White House press secretary Jay Carney on Tuesday angrily dismissed demands from GOP leaders for more information on the decision to delay ObamaCare’s employer mandate, declaring that "implementation is moving forward" on the healthcare law.
Carney said Republicans who argue the Affordable Care Act is unwieldy and unworkable had no realistic alternative to propose, and that support for the president's legislation would be buoyed once Americans began benefiting from the law.
In a letter to President Obama on Tuesday, Speaker John BoehnerJohn BoehnerMarch is the biggest month for GOP in a decade House markup of ObamaCare repeal bill up in the air Conservatives to Congress: Get moving MORE (Ohio), Majority Leader Eric CantorEric CantorGOP shifting on immigration Breitbart’s influence grows inside White House Ryan reelected Speaker in near-unanimous GOP vote MORE (Va.) and other members of the House GOP leadership said the year-long delay of a requirement mandating employers of more than 50 persons to offer health insurance is proof the entire law should be blocked.
"Many have predicted the problems that your Administration now acknowledges, and each provision you delay continues to demonstrate that the entire law is unworkable," they wrote.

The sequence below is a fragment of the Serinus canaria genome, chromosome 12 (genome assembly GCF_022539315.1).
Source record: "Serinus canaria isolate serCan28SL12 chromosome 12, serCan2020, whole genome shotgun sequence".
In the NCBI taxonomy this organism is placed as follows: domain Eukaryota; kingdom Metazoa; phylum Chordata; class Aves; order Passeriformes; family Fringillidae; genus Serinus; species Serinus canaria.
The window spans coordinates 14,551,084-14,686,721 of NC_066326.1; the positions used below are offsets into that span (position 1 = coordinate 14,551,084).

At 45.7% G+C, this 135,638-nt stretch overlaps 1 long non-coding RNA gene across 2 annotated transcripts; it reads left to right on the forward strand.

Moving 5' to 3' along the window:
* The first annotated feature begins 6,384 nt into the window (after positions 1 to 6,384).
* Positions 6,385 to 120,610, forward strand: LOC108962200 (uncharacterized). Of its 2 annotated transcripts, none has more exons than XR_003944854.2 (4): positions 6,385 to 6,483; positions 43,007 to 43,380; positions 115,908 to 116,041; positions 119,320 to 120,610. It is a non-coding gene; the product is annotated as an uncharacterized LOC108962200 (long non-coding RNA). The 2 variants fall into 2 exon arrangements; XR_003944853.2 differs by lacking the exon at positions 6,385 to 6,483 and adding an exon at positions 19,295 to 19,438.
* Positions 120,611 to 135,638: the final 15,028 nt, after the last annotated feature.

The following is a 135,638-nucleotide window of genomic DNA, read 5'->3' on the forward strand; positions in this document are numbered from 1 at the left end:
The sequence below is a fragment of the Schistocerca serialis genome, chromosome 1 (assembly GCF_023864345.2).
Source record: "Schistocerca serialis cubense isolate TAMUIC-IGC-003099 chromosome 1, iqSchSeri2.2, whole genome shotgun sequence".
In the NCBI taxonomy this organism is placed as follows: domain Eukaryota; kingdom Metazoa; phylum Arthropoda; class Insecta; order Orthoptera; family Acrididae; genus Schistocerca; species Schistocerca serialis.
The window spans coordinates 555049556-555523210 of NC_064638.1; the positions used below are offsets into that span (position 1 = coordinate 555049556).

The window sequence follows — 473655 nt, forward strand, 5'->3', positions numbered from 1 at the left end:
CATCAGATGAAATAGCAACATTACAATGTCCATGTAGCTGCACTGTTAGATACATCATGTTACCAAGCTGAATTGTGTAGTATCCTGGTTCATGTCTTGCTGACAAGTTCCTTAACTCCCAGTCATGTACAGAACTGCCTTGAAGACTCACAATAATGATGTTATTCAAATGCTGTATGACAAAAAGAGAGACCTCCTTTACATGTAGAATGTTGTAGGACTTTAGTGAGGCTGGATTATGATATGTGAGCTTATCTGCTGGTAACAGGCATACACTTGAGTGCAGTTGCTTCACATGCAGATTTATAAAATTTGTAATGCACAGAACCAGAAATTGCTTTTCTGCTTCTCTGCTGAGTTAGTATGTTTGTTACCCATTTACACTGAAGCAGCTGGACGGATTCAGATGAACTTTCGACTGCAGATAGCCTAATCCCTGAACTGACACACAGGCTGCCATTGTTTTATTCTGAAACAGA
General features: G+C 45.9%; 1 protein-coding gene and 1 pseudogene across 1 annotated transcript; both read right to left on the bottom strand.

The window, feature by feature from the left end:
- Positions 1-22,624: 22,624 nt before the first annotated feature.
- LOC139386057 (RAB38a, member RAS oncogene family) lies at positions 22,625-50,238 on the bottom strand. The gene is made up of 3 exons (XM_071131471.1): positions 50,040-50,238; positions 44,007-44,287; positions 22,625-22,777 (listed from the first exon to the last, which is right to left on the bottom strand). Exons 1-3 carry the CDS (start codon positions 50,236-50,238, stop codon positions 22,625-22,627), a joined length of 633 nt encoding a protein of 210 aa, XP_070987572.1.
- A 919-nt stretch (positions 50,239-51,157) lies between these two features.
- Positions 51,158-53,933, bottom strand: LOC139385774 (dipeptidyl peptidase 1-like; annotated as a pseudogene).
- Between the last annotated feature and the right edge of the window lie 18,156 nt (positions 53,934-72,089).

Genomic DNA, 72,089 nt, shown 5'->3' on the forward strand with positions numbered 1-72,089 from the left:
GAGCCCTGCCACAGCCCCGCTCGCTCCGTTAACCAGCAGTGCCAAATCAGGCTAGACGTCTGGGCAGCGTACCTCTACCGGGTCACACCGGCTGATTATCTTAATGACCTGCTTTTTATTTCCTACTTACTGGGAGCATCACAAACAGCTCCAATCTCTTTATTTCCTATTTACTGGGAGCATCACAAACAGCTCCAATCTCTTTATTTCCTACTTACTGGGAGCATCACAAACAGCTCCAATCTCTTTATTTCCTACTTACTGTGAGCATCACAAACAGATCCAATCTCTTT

The letter also called on the administration to extend the same break to individuals as it did to corporations, by also delaying the individual mandate, which fines consumers who fail to purchase health insurance. The administration has said it will roll out that provision as scheduled in 2014.
"We agree with you that the burden was overwhelming for employers, but we also believe American families need the same relief," the GOP leaders wrote.
Carney dismissed that call, saying that the individual mandate "provides built-in flexibility to make sure those who cannot afford health insurance are not punished." He noted that tax subsidies would be available to assist those who could not afford insurance.
Carney accused Republican leaders of fanatically pursuing repeal.
"They have no alternative put forward by House Republicans," Carney said. "Even the hint of a possibility that Majority Leader Cantor might try to come up with an alternative for Republican healthcare reform was eviscerated by the conservative elements and the Tea Party elements in the Republican Party."
At a press conference earlier Tuesday, BoehnerJohn BoehnerMarch is the biggest month for GOP in a decade House markup of ObamaCare repeal bill up in the air Conservatives to Congress: Get moving MORE said Republican leaders would again pursue a vote to repeal the law.
“I think what the president did was outrageous,” Boehner said. “The idea that we’re going to give big businesses a break under ObamaCare but we’re going to punish small businesses and families? It’s wrong, and we’ll have another vote. Count on it.”
There are also signs Republicans could ask for a delay of the individual mandate in negotiations over the debt ceiling later this summer.
Carney called Boehner's comments "pretty rich."
"It's pretty rich coming from leaders who have now voted to repeal the Affordable Care Act going on 40 times, and who promised to do it again, to charge up that hill, only again not to reach the top, rather than focus on the work that the American people want done."
—Russell Berman and Sam Baker contributed.